Golriz Ghahraman Shares How Fashion Has Helped Shape Her Identity
The Green MP writes about her relationship with fashion and how it can be a battleground for self-expression
When she was just nine, Golriz Ghahraman and her parents were forced to flee their home in Iran. After a terrifying and uncertain journey, they landed in Auckland where they were able to seek asylum and — ultimately — create a new life.
She has now written a book, Know Your Place, about growing up in New Zealand, her work as a human rights lawyer, her United Nations missions and how, representing the Green Party, she became the first refugee elected to the New Zealand Parliament.
The book also explores the daily challenges of prejudice that shape the lives of women and minorities. At its heart, it's about overcoming fear, about family and about finding a place to belong. Here she talks, exclusively to Viva, about her relationship with fashion.
"Fashion has always been far more than a bit of fun with clothes, although it certainly is that too. There is so much power in defining beauty, in deciding what is and is not 'in', and as I learned from my Middle Eastern, revolutionary mum, it can be a battleground of self-expression, especially for women.
Remembering Iran is to recall how a generation of men and women were suddenly facing unimaginable change, mostly violent oppression, when I was a little girl in the 1980s.
Women's bodies and our place in the world became the frontlines of that oppression. The women around me from my mother's circle, went quickly from living in a secular nation, though a repressive monarchy where they had fought for civil and political rights, to a far more repressive theocracy where every arena of their lives was strictly monitored.
The new regime attacked women with particular zeal — women's clothing, hair, makeup, were all to be covered, wiped from public view. So, I grew up hearing the stories of their pre-revolutionary lives, complete with endless, iconic photos of 1960s and 70s fashion.
Everything from the mod-mini-skirts, to Farrah Fawcett feathered bangs. It felt urgent for that generation to notice that they were part of the world, not Western per se, but free, modern, and cool. God, were they cool!
Growing up in New Zealand, with our understated approach to dressing up, muted colour palates, and sometimes outright aversion to standing out, I never understood my mother's commitment to bright reds and fuchsia pinks.
In my deep 90s grunge phase she used to say "I don't understand how you leave the house without red lipstick on. I would feel naked." At the time, I thought she was stuck in the 80s but I realise now, that was her suit of armour.
Iranian women still push every day at every political frontline, at the risk of torture — that includes through their hair, make up, and fashion — to be seen resisting in full living colour.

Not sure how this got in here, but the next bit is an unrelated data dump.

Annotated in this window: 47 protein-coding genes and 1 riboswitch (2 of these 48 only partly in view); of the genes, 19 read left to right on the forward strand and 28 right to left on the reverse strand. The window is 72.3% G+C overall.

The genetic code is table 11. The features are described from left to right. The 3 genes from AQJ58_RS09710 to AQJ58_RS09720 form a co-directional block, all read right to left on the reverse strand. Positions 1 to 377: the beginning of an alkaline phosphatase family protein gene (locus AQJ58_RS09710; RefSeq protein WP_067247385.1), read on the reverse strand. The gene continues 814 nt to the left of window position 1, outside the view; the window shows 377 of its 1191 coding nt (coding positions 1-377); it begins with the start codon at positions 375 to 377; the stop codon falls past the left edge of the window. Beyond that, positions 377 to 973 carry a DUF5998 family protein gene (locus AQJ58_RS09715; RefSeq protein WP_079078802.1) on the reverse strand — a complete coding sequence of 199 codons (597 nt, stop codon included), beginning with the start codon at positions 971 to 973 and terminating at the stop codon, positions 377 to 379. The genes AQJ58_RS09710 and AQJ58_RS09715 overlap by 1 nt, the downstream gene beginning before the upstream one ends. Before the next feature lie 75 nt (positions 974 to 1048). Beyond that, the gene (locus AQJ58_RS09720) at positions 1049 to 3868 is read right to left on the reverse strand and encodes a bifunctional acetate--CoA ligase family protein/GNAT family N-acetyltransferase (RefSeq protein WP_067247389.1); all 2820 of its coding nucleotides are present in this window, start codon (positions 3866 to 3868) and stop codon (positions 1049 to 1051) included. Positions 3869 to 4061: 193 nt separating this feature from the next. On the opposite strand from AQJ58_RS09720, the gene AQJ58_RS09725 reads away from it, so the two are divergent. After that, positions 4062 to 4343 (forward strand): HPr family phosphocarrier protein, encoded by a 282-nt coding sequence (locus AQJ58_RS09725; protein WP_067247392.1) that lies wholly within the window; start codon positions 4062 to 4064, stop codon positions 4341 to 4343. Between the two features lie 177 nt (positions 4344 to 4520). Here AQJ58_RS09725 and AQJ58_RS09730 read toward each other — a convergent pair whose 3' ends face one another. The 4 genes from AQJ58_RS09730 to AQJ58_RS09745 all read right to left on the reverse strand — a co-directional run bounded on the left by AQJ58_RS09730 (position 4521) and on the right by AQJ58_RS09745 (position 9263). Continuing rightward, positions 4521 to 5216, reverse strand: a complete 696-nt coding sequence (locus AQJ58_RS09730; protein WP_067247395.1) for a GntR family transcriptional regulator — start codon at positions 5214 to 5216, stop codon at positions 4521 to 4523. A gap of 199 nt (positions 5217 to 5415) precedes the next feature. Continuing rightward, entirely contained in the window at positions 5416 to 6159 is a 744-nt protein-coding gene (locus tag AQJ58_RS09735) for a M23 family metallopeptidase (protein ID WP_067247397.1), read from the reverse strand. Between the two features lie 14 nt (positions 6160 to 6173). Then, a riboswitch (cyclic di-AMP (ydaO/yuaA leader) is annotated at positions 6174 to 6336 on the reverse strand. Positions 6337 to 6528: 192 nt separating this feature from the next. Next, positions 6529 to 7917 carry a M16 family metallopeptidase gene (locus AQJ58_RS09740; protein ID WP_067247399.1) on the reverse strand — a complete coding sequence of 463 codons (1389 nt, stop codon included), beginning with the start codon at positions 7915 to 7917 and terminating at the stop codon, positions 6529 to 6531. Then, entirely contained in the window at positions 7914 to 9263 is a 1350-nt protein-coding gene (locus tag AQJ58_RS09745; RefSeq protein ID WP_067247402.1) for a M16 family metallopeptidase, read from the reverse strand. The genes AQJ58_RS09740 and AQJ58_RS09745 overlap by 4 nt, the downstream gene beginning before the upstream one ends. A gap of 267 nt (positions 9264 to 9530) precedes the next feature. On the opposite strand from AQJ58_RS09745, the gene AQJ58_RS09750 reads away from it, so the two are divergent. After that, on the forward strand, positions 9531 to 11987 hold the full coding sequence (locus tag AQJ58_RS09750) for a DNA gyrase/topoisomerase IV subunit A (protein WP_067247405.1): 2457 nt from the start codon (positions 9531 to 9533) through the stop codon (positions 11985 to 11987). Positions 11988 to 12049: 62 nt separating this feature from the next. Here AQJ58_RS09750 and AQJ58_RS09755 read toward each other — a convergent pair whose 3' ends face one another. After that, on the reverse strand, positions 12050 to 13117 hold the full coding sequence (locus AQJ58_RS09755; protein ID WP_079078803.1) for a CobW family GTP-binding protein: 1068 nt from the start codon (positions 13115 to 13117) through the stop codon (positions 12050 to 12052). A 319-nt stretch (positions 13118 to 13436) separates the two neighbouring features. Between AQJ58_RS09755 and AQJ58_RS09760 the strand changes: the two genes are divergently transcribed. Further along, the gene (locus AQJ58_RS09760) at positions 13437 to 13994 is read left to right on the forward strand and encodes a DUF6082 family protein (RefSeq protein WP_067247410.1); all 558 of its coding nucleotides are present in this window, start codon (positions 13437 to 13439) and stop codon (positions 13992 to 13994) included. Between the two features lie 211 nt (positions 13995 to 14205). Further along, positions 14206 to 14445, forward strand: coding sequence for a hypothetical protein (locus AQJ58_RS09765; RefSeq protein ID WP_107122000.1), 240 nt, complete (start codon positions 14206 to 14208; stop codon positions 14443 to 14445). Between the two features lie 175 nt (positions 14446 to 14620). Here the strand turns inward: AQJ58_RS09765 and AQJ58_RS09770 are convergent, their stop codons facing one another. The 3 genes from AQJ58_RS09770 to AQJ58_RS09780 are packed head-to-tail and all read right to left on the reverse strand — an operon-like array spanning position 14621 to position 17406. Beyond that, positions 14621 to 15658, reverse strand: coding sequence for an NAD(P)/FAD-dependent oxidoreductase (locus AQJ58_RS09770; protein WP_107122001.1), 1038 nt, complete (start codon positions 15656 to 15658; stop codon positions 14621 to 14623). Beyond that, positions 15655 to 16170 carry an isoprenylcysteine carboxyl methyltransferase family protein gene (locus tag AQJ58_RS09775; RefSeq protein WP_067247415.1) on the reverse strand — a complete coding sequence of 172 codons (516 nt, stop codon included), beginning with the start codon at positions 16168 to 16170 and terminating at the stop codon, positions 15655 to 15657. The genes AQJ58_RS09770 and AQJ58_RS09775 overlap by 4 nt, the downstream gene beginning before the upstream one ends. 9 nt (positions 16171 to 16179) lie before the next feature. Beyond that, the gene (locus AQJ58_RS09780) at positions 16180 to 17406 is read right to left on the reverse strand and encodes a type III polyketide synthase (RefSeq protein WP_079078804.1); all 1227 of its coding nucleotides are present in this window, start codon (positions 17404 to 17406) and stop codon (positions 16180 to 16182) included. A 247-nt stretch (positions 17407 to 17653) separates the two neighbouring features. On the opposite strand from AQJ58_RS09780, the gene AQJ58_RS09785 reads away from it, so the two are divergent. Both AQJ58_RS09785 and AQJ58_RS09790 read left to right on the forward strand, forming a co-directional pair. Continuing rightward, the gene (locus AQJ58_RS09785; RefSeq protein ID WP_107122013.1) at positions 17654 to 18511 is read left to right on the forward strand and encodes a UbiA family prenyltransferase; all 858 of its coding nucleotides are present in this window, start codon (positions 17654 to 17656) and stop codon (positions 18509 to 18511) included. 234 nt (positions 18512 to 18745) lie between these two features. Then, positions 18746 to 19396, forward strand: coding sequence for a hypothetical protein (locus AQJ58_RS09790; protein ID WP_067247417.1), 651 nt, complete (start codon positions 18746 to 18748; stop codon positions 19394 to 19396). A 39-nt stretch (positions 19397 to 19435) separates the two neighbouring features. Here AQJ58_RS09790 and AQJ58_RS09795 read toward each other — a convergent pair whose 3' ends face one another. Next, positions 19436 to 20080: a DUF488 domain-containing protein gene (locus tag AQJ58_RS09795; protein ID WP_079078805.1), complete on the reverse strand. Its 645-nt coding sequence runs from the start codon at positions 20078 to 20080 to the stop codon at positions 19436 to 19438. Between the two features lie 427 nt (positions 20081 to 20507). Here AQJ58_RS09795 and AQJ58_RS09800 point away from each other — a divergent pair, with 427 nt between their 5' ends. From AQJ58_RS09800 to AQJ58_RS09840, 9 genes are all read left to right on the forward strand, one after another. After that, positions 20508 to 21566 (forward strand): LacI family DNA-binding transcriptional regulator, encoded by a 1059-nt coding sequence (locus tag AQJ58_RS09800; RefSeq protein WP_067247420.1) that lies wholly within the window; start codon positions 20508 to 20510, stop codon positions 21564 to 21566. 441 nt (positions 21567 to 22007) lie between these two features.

Feminism looks different here — the battleground is the pressure to be beautiful and sexualised in a certain way; race, shape, all have a lot to do with it.
If I look carefully at what made me aware of my own other-ness so to speak, growing up "refugee" in Auckland, it would be that first sting of exclusion from beauty norms.
For a 13-year-old girl, not looking normal, not even a like anyone else on TV or magazines, hurt. It hurt to have hair and skin that seemed to be the wrong colour, too coarse, eyebrows too thick — according to those inescapable ideals in media. Just as we know it hurts to know certain body types aren't 'standard' in fashion. Just as anyone with a disability will rarely see themselves represented in media.
You realise that beauty is political. The Civil Rights movement in the US recognised this quickly. The natural, afro, hair movement was as much about combatting white supremacy as the protests to desegregate public spaces.
In Aotearoa New Zealand we have had a year that taught us exclusion of minorities from what is 'normal', what is 'us', is dehumanising and not compatible with a healthy community.
We know we have to be brave and face the hard truths about where prejudice leads. For me that starts by recognising that our values exist in every culture.
Just as Iran is led by an oppressive regime right now, it also includes the fiercest and brightest of feminists. They are not waiting for foreign intervention, but they should be recognised as representatives of their culture as much as the forces who would silence them.
Here, different communities are having different experiences too, experiences that deserve representation. If we are to face prejudice, to change and grow into the truly equal society that we all know Aotearoa can be, we need representation.
We need media to make space. Just as we need feminism to make space for us all. That means including different kinds of frontline beauty ideals, it means including diverse artists, designers, writers — in TV, in films, in rooms where editorial decisions are made.
Because creativity thrives with diversity. Beauty is at its best, and most fun, when we can all partake in it, as equals."
Know Your Place, $40, is published by HarperCollins Publishers NZ.